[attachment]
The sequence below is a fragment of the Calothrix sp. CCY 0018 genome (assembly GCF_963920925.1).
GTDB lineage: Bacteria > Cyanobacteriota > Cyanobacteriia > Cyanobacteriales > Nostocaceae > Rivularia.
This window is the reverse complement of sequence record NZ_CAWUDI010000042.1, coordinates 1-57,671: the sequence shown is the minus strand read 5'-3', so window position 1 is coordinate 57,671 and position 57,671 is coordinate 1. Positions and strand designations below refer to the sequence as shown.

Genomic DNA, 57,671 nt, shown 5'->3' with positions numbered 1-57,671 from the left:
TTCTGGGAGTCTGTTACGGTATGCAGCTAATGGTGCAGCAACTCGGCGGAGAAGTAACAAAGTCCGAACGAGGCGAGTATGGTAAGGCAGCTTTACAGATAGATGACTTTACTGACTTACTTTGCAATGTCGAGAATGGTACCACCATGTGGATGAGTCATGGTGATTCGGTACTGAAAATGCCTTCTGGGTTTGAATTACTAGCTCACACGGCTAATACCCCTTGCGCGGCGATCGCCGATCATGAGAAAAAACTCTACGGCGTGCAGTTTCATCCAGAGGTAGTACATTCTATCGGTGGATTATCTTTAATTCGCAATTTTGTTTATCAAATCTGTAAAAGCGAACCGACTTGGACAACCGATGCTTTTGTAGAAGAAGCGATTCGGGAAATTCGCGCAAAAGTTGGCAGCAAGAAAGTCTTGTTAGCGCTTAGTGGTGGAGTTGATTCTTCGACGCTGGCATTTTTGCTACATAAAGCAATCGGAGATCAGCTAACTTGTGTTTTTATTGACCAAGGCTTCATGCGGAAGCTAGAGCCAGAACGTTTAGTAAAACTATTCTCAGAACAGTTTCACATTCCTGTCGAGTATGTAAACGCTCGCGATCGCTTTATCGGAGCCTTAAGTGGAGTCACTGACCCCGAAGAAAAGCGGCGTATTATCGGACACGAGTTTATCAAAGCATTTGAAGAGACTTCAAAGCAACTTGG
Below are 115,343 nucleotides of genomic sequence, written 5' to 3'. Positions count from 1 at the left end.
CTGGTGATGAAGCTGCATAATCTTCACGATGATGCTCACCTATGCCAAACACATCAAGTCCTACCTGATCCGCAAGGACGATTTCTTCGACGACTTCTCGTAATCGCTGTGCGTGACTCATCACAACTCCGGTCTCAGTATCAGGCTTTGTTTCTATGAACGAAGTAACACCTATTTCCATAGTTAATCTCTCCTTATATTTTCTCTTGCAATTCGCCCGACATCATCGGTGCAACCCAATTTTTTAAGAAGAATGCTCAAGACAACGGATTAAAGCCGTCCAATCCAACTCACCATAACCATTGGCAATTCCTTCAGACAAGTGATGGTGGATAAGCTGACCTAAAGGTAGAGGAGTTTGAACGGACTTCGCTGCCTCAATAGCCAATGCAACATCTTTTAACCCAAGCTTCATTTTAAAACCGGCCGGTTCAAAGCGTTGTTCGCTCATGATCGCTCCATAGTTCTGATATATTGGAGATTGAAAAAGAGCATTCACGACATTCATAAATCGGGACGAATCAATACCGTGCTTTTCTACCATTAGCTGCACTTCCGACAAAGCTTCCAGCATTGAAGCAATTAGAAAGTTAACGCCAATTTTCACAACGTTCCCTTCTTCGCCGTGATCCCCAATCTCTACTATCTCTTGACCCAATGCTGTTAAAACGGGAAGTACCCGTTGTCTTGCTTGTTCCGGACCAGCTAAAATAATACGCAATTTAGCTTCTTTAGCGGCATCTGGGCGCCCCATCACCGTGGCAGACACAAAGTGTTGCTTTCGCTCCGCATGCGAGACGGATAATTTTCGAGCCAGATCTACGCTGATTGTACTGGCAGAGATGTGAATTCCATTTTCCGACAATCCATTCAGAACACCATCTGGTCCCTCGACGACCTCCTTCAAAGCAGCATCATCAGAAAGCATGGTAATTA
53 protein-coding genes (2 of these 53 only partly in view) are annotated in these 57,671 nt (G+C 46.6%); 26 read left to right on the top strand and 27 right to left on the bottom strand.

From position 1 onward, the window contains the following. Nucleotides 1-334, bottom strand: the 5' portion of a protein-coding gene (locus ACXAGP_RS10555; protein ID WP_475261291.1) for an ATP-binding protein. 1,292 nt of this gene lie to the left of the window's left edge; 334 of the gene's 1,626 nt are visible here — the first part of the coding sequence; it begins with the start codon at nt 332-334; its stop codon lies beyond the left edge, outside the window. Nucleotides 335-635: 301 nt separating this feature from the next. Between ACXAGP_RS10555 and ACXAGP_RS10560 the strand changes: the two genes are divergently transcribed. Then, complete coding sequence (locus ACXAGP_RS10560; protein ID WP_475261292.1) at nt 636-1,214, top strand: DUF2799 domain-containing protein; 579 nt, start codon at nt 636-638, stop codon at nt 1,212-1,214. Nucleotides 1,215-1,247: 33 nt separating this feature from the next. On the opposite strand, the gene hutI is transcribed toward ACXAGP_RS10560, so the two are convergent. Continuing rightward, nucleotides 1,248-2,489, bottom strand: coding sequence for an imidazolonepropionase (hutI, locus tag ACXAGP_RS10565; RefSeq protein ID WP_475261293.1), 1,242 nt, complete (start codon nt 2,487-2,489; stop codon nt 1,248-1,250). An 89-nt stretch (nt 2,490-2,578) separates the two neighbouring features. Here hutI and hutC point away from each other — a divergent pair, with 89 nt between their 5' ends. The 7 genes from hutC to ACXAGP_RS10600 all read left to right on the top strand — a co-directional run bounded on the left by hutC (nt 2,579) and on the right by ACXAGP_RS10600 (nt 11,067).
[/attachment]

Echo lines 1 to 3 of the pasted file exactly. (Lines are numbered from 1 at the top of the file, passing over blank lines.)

The sequence below is a fragment of the Calothrix sp. CCY 0018 genome (assembly GCF_963920925.1).
GTDB lineage: Bacteria > Cyanobacteriota > Cyanobacteriia > Cyanobacteriales > Nostocaceae > Rivularia.
This window is the reverse complement of sequence record NZ_CAWUDI010000042.1, coordinates 1-57,671: the sequence shown is the minus strand read 5'-3', so window position 1 is coordinate 57,671 and position 57,671 is coordinate 1. Positions and strand designations below refer to the sequence as shown.